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Bizarre Species

jueves, 14 de mayo de 2009

GLOWING ANIMALS: Pictures Shining for Science

Crystal Jelly

How does it glow?

Green fluorescent protein, naturally occurring

What can we learn?

In 1961 researcher Osamu Shimomura of the Marine Biological Laboratory in Massachusetts noticed a molecule in this jellyfish that glowed bright green under ultraviolet light (as pictured).

After extracting the molecule from 10,000 specimens, Shimomura found the protein that creates the glow.

At some point, a light bulb went off. Some of Shimomura's colleagues realized that the protein could be attached to other proteins--enabling scientists to mark proteins of their choice with a green glow.

Since then, Shimomura's green fluorescent protein (GFP) has been used to decrypt previously invisible processes, like the spread of cancer or the development of nerve cells--earning Shimomura and colleagues a Nobel Prize in 2008.

Fluorescent proteins have also been used to engineer some truly strange beasts (and the odd plant), such as the glowing puppies, monkeys, mice, fish and other animals .

Rhesus Macaque Monkey

How does it glow?

Green fluorescent protein, introduced into DNA of egg via virus (2008)

What can we learn?

Scientists at the Yerkes National Primate Research Center in Atlanta are using green fluorescent protein to study Huntington's disease, which destroys nervous tissue.

In 2008 the researchers infected unfertilized monkey eggs with an HIV-like virus, which changed the eggs' DNA to include the defect that causes Huntington's.

The virus also introduced a protein that would make rhesus monkeys fluoresce under ultraviolet light (as pictured)--making it easier to study the effects of the disease on the monkeys' brains.


How does it glow?

Red fluorescent protein, introduced via a virus into cloned DNA, which was implanted in cat eggs, then implanted in mother (2007)

What can we learn?

Scientists at Gyoengsang National University in South Korea both cloned a Turkish Angora house cat and made it fluorescent—as shown in the glowing cat (left) photographed in a dark room under ultraviolet light. (The nonfluorescent cat, at right, appears green in these conditions.)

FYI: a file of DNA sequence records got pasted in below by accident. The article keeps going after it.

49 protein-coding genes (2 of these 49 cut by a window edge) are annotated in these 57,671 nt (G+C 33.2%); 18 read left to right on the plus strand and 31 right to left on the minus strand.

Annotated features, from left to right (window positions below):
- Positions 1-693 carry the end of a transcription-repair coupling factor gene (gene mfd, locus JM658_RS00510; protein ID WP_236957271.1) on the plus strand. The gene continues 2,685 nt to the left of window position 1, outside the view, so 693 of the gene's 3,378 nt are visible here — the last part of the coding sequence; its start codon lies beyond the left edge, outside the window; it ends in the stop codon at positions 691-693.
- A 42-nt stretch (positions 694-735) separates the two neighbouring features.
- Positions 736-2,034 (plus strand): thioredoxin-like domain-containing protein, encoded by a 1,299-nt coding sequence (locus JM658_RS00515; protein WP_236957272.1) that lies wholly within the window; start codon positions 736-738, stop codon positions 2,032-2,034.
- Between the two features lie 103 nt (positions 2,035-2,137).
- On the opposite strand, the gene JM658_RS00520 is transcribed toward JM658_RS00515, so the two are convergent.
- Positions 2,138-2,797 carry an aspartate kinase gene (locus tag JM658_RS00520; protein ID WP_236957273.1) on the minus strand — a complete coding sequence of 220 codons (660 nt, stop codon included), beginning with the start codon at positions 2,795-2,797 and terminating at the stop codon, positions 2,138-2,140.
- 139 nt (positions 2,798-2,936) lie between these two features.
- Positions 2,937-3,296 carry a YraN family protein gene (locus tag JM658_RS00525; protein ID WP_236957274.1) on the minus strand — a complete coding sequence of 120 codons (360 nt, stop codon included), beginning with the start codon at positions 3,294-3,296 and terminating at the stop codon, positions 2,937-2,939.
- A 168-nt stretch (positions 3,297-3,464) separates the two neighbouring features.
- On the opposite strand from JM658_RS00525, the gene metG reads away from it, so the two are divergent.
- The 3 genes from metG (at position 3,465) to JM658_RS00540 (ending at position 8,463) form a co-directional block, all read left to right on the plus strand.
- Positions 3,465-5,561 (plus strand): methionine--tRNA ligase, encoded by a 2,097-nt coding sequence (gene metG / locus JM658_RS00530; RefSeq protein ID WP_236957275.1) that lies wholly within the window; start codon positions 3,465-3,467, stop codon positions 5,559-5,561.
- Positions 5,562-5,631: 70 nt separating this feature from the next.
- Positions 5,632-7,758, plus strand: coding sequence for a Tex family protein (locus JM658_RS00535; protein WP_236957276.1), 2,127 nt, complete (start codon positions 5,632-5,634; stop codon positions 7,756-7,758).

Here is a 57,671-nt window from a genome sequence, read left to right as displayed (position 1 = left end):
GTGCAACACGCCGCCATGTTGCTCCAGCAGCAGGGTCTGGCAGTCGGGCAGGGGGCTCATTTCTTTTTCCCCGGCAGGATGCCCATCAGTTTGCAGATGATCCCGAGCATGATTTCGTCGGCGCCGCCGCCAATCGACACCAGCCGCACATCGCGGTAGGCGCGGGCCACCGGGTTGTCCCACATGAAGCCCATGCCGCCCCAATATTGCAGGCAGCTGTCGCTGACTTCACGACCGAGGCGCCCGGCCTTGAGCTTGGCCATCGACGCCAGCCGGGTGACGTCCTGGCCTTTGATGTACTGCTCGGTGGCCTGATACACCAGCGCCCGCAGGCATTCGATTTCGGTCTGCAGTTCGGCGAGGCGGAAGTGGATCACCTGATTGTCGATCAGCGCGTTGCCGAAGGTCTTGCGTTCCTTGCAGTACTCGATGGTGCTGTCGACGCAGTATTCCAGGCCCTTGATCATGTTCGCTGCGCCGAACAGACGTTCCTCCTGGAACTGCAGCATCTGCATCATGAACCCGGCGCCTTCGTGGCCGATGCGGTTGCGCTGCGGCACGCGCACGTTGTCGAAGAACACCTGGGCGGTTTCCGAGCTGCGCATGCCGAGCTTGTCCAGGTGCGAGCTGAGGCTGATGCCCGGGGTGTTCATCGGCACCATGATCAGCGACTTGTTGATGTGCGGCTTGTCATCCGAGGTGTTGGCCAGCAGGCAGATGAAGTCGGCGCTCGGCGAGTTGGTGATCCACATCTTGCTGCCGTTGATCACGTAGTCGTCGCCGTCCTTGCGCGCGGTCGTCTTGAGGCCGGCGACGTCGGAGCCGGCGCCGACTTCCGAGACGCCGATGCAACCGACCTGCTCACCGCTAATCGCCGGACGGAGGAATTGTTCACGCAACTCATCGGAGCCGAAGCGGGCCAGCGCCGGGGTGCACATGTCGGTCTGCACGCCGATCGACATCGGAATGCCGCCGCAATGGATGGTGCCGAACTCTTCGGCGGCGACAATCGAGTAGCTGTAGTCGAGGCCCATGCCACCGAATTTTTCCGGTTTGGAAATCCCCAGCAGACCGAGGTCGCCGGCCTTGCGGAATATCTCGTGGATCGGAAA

The scientists weren't the first to clone a cat--they weren't even the first to clone a fluorescent cat. But they were the first to clone a cat that fluoresces red.

It's hoped that the red glow, which appears in every organ of the cats, will improve the study of genetic diseases.


How does it glow?

Firefly luciferase gene, introduced via a virus into tobacco DNA (1986)

What can we learn?

Iowa State University scientists inserted a genetic structure from fireflies into a tobacco plant, causing it to glow.

Unlike the gleam spurred by green fluorescent protein, the firefly-derived glow--caused by the pigment luciferin and the enzyme luciferase--does not require ultraviolet light to fluoresce. The firefly light, though, does require oxygen and, under some conditions, ATP, a molecule involved in energy storage inside cells.

Nematode Worm

How does it glow?

Green fluorescent protein, introduced into its DNA (2005)

What can we learn?

In 2005 University of Utah biologists wanted to study worm rhythm. They isolated a gene they believed to control swallowing, egg laying, and pooping.

To test their hypothesis, the team tagged the gene with green fluorescent protein in a worm. Sure enough, the throat, intestines, and gonads of the animal all glowed green (pictured at right).

To double-check, the team disabled the gene in another worm. That gave them a worm that could not swallow (left), which died at a small size because it could not eat.

The experiment may sound esoteric, but humans have rhythmic activities--swallowing, ovulating, giving birth, defecating--controlled by a similar gene, so the glowing worm could lead to solutions for a variety of ailments.


How does it glow?

Green, yellow, and red fluorescent protein, introduced into its DNA (2003)

What can we learn?

In 1999 scientists at the National University of Singapore began working with zebra fish and green fluorescent protein, hoping to engineer a fish that would glow in the presence of toxic chemicals.

In the process, the scientists created fish that fluoresce all the time (under ultraviolet light) and in a range of colors.

A few years later, the first fluorescent pet hit the market, after Singapore had become the first country to authorize the sale of the genetically modified fish in 2003. Later that year "GloFish" (pictured) debuted in the United States, where in 2009 they retail for five to ten dollars at some pet stores.

Though fluorescent pet fish have spawned no scientific advances, they inspired the creation and clarification of laws governing genetically modified pets. The United States, for example, was initially forced to classify the genetic modification as a drug.


How does it glow?

Red fluorescent protein, introduced via a virus into cloned DNA (2009)

What can we learn?

In the same city that gave the world its first cloned, fluorescent-red cat, another group of Seoul scientists--this time at Seoul National University--engineered the world's first cloned, fluorescent red dog on April 26, 2009.

Ruppy the beagle--a combination of "ruby" and "puppy"--is the first successful clone of a genetically modified dog.

Believe it or not, the glow wasn't the point of the experiment--just evidence of the genetically modified nature of the beast.

The ability to clone genetically modified dogs should improve the study of human genetic diseases in dogs, such as Parkinson's, according to the research team.

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